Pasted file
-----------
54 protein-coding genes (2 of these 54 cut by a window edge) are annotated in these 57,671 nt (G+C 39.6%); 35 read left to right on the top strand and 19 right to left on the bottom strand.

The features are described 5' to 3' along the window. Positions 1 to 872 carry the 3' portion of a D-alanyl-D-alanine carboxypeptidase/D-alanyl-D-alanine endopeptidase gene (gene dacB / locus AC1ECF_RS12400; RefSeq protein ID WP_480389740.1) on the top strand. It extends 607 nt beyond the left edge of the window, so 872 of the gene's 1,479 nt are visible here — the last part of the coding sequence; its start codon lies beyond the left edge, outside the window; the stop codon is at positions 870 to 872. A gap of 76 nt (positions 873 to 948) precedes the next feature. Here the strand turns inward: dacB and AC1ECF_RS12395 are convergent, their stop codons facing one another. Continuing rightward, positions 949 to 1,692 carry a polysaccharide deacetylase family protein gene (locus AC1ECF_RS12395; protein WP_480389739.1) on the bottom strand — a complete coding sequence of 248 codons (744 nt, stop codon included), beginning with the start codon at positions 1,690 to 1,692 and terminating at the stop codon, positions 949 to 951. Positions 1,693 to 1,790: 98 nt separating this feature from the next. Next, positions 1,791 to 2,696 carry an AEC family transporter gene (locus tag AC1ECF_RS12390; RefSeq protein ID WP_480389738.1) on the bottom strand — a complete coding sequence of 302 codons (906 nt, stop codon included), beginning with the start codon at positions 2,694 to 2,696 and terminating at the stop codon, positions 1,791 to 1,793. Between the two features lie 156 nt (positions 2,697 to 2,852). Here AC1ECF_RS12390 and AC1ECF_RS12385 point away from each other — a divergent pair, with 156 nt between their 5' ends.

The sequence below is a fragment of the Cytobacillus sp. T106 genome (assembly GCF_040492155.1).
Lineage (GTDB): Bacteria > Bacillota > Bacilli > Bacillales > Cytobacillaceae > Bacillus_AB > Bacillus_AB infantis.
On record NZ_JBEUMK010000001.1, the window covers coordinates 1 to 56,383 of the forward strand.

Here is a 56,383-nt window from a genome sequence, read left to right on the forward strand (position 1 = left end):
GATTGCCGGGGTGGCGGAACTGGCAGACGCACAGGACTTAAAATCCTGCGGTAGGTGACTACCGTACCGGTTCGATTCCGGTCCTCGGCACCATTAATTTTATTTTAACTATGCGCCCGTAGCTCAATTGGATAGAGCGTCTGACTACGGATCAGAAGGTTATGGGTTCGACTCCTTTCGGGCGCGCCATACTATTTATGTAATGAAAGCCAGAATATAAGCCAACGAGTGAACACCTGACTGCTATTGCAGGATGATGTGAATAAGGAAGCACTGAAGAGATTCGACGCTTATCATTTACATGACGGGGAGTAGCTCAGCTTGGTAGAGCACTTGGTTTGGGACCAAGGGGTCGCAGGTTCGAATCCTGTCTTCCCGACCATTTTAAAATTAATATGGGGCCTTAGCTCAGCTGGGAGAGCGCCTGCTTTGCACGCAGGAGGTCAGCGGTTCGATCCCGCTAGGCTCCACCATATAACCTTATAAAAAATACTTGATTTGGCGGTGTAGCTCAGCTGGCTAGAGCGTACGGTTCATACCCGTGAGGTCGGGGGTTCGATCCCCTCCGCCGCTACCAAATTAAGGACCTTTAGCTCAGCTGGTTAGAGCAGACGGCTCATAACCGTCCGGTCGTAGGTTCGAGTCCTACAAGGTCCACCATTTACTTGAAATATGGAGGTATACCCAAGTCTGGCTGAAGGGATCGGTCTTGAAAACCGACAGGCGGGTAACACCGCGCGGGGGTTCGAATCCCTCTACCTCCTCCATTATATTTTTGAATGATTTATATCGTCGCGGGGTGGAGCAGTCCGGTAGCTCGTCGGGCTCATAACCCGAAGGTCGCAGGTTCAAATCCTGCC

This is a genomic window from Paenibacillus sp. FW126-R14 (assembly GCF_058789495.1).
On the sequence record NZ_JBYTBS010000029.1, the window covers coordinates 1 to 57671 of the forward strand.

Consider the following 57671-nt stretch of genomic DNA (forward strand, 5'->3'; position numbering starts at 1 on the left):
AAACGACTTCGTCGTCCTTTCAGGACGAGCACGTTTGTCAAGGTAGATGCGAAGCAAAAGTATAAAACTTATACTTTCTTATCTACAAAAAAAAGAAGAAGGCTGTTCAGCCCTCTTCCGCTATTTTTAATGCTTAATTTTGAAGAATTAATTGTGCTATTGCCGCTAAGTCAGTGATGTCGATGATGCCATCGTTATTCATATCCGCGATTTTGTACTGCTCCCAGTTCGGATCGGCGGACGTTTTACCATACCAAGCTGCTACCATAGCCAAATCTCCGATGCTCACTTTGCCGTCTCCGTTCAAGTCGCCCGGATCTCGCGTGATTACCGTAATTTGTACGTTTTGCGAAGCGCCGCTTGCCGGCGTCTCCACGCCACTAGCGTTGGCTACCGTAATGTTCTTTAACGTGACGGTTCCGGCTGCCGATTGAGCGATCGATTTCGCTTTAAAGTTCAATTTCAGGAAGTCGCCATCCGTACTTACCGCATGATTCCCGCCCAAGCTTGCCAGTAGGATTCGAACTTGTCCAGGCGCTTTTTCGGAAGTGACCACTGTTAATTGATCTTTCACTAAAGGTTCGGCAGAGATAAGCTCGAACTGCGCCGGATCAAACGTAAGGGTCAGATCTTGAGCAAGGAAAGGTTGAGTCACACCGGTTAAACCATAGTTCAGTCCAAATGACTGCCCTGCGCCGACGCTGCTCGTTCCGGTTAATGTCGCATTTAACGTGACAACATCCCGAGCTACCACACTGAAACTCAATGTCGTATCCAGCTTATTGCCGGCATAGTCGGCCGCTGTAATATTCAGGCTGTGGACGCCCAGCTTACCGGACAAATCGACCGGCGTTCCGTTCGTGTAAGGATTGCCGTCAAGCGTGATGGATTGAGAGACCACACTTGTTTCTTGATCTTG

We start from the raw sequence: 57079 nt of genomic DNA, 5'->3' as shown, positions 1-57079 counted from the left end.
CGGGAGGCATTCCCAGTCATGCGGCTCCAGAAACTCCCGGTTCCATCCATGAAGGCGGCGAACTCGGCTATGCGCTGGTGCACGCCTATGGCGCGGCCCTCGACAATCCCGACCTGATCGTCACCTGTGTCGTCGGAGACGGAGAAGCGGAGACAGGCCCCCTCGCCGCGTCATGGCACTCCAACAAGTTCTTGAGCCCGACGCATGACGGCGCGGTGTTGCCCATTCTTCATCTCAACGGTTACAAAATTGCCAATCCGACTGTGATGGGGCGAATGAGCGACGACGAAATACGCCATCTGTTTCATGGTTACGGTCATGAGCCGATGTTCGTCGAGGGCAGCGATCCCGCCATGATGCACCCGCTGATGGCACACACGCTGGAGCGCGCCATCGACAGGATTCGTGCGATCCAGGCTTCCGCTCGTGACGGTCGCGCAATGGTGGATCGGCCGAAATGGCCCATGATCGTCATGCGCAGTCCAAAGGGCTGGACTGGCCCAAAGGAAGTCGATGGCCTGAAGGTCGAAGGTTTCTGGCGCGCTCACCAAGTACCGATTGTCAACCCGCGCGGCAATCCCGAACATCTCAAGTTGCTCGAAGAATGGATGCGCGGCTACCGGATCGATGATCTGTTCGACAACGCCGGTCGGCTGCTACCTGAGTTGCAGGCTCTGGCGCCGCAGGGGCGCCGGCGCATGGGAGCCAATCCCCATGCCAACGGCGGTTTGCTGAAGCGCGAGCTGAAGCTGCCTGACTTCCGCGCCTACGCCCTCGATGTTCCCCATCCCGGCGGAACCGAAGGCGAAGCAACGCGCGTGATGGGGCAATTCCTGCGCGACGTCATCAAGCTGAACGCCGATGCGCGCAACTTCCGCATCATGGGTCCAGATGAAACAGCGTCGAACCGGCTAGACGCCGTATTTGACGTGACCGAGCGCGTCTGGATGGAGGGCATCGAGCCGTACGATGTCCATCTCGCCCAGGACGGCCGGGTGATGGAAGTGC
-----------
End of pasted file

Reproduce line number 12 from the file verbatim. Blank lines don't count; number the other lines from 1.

We start from the raw sequence: 57079 nt of genomic DNA, 5'->3' as shown, positions 1-57079 counted from the left end.